There are also issues with the extremely slow rollout of vaccines in countries such as the Philippines, Thailand and Japan. The previous two depend on the US dollar up to a certain point especially for foreign remittances.   India is still very much in the throes of the virus with only around 5% of its population vaccinated. A strong US dollar will definitely have an adverse effect on these countries’ economic reopening.

Short And Medium Term Indicators For DXY

At present, the DXY index is hovering between the 91.7 and 92.2 mark, which means that the dollar is historically lower than it was when the index started out in 1973. However, the current value is a considerable increase from the 6th of January when it was at a low point of 89.1.

As the global recovery gathers pace, the value of the DXY should theoretically start moving slowly up. Although inflation is currently rising at a fast rate, Powell, seems confident that this will settle at their 2.0% target.

The Coronavirus Pandemic and The DXY

There has been a slow decline in the number of worldwide cases largely due to the vaccination programme. Stil, the COVID19 pandemic is still very much with us. Asian countries are particularly suffering especially with low vaccination rollouts.

The virus is surging in Indonesia which is seeing record amounts of cases per day. This is the world’s fourth largest country by population and a considerable economic behemoth. Understandably, a lagging economic recovery could have considerable effect on the DXY, as demand will remain low for the dollar.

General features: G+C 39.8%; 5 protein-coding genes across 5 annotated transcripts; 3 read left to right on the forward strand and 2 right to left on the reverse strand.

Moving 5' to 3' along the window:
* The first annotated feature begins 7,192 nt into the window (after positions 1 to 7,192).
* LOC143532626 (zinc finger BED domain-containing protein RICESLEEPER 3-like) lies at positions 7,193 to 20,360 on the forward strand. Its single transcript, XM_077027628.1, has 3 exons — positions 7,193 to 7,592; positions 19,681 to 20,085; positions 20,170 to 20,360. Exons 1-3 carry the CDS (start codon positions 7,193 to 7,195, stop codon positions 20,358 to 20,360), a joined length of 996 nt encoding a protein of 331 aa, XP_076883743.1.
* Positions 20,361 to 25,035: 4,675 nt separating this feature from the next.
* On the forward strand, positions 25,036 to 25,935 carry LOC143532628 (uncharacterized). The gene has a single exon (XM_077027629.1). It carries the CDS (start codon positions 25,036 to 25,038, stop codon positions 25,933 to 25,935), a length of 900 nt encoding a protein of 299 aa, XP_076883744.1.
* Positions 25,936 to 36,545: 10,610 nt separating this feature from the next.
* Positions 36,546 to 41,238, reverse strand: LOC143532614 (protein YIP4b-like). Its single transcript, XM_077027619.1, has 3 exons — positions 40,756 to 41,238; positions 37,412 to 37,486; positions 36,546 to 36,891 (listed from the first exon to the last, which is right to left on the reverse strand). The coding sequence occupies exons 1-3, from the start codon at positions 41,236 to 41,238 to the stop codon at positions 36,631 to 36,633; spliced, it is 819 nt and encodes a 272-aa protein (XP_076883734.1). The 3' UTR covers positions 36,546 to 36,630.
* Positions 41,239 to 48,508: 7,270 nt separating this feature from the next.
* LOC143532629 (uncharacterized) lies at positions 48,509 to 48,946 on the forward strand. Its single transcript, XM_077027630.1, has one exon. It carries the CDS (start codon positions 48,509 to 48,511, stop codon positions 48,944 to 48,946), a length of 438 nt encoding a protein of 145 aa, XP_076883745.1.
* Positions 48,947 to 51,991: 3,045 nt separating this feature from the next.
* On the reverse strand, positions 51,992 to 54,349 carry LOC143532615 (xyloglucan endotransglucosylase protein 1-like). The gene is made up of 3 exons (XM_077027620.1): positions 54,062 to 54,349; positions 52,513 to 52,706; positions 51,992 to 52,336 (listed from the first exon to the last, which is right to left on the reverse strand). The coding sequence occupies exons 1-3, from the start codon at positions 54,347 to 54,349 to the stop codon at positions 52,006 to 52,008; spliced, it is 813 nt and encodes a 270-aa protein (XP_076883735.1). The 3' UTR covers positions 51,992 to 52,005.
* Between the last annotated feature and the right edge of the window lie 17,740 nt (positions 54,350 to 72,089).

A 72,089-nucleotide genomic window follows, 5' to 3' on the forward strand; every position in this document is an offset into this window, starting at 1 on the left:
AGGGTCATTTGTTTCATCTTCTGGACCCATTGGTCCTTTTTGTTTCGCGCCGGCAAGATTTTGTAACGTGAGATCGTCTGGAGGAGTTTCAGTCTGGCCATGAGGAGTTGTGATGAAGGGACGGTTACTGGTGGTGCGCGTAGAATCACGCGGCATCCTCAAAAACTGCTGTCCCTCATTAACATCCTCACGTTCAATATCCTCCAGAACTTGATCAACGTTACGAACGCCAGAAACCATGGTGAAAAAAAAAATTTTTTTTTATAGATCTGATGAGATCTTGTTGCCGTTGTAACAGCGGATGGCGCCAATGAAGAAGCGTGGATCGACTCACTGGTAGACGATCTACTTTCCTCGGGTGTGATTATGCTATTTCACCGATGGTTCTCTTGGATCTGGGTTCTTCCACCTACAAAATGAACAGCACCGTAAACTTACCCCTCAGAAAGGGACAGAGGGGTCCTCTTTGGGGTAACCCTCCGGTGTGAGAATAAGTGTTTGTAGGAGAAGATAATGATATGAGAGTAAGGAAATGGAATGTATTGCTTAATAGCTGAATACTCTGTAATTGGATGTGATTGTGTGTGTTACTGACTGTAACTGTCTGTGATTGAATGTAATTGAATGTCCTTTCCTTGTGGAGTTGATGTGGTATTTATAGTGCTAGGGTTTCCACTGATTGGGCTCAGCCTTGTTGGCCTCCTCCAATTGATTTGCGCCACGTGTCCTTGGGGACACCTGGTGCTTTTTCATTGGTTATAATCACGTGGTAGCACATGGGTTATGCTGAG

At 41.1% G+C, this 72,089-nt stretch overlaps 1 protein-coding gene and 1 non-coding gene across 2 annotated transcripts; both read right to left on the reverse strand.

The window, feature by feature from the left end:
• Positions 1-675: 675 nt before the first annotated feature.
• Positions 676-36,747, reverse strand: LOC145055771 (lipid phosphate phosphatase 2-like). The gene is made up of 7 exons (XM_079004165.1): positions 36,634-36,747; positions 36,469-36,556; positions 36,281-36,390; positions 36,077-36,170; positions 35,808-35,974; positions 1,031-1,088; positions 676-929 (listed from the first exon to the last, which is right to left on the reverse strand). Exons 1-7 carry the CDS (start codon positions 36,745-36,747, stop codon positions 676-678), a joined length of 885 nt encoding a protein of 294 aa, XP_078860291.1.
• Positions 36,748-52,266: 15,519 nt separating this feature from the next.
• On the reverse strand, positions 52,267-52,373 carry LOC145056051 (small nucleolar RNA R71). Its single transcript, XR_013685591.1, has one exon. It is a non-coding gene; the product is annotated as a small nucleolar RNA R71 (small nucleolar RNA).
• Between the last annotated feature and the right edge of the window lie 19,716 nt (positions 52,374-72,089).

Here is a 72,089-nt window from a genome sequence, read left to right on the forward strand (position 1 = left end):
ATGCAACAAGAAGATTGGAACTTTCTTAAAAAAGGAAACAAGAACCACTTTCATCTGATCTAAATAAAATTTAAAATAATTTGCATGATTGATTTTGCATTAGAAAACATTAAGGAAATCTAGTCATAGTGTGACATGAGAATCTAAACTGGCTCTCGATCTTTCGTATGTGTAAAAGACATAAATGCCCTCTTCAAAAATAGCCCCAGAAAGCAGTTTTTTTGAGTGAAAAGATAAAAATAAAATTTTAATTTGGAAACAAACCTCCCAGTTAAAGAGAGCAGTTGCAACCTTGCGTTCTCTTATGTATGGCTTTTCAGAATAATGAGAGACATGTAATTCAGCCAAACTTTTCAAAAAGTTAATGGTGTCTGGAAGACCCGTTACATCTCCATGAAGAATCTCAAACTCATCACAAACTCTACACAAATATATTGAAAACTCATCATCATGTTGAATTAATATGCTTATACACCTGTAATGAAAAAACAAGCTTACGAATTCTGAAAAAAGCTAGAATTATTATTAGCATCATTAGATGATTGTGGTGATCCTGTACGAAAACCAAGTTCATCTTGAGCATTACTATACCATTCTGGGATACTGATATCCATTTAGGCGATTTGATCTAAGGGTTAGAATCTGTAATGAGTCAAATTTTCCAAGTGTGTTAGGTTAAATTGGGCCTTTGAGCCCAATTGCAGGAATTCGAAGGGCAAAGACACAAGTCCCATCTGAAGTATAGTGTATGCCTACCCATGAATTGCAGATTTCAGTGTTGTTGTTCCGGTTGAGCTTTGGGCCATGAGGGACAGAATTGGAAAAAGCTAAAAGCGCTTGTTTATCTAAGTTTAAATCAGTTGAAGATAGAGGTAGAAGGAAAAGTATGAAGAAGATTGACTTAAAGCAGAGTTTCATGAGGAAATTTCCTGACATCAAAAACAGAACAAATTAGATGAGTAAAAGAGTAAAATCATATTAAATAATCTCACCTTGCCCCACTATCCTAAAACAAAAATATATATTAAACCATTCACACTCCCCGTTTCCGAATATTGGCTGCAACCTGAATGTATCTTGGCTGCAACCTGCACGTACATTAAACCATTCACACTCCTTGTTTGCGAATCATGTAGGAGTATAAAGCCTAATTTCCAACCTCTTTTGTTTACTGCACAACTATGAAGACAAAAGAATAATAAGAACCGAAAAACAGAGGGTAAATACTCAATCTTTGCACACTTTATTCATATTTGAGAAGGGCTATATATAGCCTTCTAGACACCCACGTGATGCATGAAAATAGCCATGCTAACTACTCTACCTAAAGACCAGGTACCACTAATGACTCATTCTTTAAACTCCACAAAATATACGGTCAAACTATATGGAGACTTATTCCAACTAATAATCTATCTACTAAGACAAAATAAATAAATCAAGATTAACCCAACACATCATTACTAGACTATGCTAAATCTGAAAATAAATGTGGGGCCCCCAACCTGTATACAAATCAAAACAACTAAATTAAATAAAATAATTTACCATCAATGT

And after huge initial success in controlling the virus, South Korea is also lagging behind on vaccinations. This will also have an effect on the global economic recovery.

UK And Euro Blues For The DXY

The UK has had to postpone its full re-opening by four weeks due to the resurgence of the Delta variant. That has had an effect on pent up demand being held up yet again and causing more economic fatigue. Additionally, the Brexit issue over Northern Ireland has had a bad effect with relations between London and Brussels going further South.

The Covid situation in the EU is of a slightly rosier picture. Mask wearing restrictions have been dropped in France and Italy with other countries seeing consistently lower-case rates. Vaccination rates have conversely increased. This will lead to a long-term strengthening of the Euro and probably a converse sight retreat in the DXY value.

Conclusion: Where Goes The DXY?

As the global economic recovery continues, the DXY should begin to rise in value and might even make 100 by the end of the year. However, there are several factors in play as we already indicated. The Covid19 pandemic is still alive and kicking in many countries, especially in Asia.

Although the vaccination programme has had considerable success in the UK, the resurgence of the Delta variant there is still worrying. In the European Union, the speed of the vaccination programme has begun to catch up. However relaxation of restrictions too soon could bring about a resurgence in cases.

All in all it’s a finely balanced act but as more countries start opening up their economies. Still, pent up demand should make the difference.

Looking to buy or trade forex now? Invest at eToro!

67% of retail investor accounts lose money when trading CFDs with this provider. You should consider whether you can afford to take the high risk of losing your money.

Gerald Fenech

Gerald Fenech

Freelance journalist and writer with over ten years experience in forex and fintech writing. Specializes in crypto and blockchain